After another mass murder, America takes aim at itself

The mass murder that took place in Las Vegas still doesn’t make sense. And while the violence would be easier to categorize if the 64-year-old shooter, Stephen Paddock, had a history of mental illness or extremist views or a grudge, it still wouldn’t make sense.

Neither does the way we debate controlling such weaponry, or the way we debate every issue we face. We’ve forgotten that well-intentioned people can disagree.

We used to argue our politics at the dinner table and laugh together in the den afterward. Now we avoid touchy subjects, erupt in fury or avoid dissenters.

It’s in this climate that we’re seeking a safer nation.

Paddock purchased dozens of guns, accessories to make some of them act like fully automatic weapons, and thousands of rounds of ammunition. He planned his attack meticulously. The 58 people who died, not counting Paddock, and more than 500 injured made his crime the largest mass shooting in the modern history of our nation. The previous record stood for barely a year. We fear huge attacks that come regularly, yet we can’t talk constructively about changes that might prevent mass killing. Nor can we talk constructively about the day-to-day gun fatalities in the nation, of which there are more than 30,000 each year.

NRA budges on bump stocks

On one side, gun advocates say any regulation infringes on their rights and argue that restrictions won’t work. They argue that many people would still be killed by guns no matter what we did, as if cutting fatalities by 10,000 a year, or even 1,000 a year, would be meaningless.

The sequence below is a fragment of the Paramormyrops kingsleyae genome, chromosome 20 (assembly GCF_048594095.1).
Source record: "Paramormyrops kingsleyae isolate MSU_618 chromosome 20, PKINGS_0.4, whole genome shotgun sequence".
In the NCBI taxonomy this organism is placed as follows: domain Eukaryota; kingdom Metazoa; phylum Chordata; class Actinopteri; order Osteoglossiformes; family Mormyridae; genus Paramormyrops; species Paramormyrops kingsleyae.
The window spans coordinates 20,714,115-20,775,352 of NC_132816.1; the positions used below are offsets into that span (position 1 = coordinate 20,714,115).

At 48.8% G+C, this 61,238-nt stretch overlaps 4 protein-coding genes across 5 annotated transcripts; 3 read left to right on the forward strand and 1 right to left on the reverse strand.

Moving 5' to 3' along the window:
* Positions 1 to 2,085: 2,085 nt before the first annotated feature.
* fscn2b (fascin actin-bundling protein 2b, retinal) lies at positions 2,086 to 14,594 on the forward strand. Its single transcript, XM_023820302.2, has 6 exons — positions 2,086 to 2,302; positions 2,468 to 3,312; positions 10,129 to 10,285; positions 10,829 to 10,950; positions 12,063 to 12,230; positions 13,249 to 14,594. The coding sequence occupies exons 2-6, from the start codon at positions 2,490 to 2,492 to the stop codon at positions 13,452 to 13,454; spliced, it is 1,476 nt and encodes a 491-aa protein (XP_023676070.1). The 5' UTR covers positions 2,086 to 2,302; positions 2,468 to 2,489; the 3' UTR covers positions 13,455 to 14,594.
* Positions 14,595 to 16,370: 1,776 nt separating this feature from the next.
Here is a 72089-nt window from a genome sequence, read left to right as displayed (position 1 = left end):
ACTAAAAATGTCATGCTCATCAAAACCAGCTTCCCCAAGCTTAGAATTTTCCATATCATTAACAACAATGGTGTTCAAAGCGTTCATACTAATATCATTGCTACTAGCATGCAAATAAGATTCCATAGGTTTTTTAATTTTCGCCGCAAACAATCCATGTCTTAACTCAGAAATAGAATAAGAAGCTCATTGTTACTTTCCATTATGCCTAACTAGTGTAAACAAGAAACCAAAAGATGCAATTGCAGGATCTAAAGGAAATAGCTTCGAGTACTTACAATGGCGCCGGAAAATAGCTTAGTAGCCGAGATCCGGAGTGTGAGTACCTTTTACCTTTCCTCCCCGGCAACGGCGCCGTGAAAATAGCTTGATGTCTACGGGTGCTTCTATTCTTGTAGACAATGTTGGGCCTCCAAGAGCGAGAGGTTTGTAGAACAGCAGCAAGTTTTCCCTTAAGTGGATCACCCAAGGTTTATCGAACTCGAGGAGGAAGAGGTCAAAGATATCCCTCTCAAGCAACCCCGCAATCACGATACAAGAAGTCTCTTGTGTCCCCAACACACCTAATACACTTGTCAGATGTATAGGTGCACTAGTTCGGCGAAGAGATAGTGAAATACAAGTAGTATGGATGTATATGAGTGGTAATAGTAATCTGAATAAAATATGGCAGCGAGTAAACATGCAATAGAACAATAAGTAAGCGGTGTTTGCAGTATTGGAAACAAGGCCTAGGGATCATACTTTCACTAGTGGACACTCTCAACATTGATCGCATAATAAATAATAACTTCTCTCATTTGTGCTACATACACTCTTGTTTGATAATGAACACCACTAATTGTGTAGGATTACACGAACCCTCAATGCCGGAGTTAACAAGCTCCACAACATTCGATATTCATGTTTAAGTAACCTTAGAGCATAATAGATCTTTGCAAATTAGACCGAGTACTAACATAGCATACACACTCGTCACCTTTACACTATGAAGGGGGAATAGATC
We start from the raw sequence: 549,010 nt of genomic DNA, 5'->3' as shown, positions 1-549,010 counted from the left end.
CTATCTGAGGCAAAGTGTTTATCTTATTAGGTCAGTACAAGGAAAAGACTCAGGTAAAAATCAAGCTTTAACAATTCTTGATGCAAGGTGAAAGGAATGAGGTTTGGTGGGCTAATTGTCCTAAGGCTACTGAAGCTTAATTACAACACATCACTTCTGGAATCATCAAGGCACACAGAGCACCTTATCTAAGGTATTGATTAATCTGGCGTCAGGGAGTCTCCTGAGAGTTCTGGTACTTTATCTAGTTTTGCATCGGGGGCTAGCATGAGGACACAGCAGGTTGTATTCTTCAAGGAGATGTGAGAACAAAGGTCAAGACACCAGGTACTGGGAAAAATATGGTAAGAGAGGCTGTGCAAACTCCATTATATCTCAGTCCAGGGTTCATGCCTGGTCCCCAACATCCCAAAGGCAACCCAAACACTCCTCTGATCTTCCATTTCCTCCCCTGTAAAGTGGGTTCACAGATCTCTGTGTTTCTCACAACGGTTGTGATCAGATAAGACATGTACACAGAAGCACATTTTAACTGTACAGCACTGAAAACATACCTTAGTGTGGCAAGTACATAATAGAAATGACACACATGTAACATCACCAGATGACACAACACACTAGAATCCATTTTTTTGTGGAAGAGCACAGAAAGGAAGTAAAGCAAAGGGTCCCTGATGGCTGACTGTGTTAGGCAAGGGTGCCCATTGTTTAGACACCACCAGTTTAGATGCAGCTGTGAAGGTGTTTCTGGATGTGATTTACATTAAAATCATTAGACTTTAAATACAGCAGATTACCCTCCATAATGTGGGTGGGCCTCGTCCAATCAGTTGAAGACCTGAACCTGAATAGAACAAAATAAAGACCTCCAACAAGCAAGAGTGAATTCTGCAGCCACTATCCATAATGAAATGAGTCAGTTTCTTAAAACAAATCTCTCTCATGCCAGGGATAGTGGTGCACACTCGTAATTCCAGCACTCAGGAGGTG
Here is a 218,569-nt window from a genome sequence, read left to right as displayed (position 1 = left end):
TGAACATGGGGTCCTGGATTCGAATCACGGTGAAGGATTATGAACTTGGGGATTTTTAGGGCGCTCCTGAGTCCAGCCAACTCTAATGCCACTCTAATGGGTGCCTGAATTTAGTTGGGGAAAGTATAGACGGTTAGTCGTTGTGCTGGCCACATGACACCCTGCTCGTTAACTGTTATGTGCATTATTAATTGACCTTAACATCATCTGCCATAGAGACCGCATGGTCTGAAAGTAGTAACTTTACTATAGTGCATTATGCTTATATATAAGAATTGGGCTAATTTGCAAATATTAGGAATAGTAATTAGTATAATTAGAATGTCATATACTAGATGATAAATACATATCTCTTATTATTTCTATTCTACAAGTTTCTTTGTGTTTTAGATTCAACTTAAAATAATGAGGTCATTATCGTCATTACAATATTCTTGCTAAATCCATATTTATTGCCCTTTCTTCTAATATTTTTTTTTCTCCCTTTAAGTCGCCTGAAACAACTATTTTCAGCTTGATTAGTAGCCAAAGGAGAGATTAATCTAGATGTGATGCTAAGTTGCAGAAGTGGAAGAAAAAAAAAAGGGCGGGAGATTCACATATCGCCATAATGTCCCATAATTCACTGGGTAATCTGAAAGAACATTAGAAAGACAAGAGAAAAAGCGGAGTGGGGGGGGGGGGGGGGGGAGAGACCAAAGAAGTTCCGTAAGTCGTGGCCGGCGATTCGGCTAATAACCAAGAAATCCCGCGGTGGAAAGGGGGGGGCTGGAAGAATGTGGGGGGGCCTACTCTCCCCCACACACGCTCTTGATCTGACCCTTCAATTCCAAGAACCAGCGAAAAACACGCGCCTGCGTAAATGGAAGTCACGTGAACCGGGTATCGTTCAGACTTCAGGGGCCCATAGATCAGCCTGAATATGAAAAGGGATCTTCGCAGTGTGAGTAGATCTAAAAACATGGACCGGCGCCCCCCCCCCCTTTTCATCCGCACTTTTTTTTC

Now, worried that the nation is truly furious after Las Vegas, the National Rifle Association says bump stocks like the one Paddock used to make his semiautomatic weapons imitate machine-guns “should be subject to additional regulations,” whatever that means. But in the same statement, the NRA renewed its push for a law that would allow anyone who can carry concealed weapons in states where such permits are available to all gun owners, like Nevada, to carry them in every state, including New York.

On the other side of the argument, the fiercest activists often tout changes few want, like repealing the Second Amendment. These positions feed the argument that allowing one restriction or regulation is, in fact, the slippery slope to repealing the Second Amendment, and they incite the NRA to cry, “They are coming for your guns!”

Polls document and everyday conversations validate that regardless of political party, most people support mandatory childproof gunlocks to cut down on accidental shootings by children. They support mandatory wait times on gun purchases so some of the 22,000 gun suicides a year might not happen. They support keeping mentally ill people from buying weapons, and requiring background checks for all who want to buy guns and ammunition.

Mass murders are a symptom

We have devolved into tribes on guns and abortion, and patriotism and dissent, and seemingly every big issue. We give allegiance to leaders whose professed views and goals might be more extreme than our own, but whose camps we recognize as the ones where we are emotionally comfortable. We’ve become more adept at seeing people as enemies to hate than at finding ways to see them as allies to work with. The mass murders we cannot stop are a symptom. The fact that we cannot even reason together to try is the disease.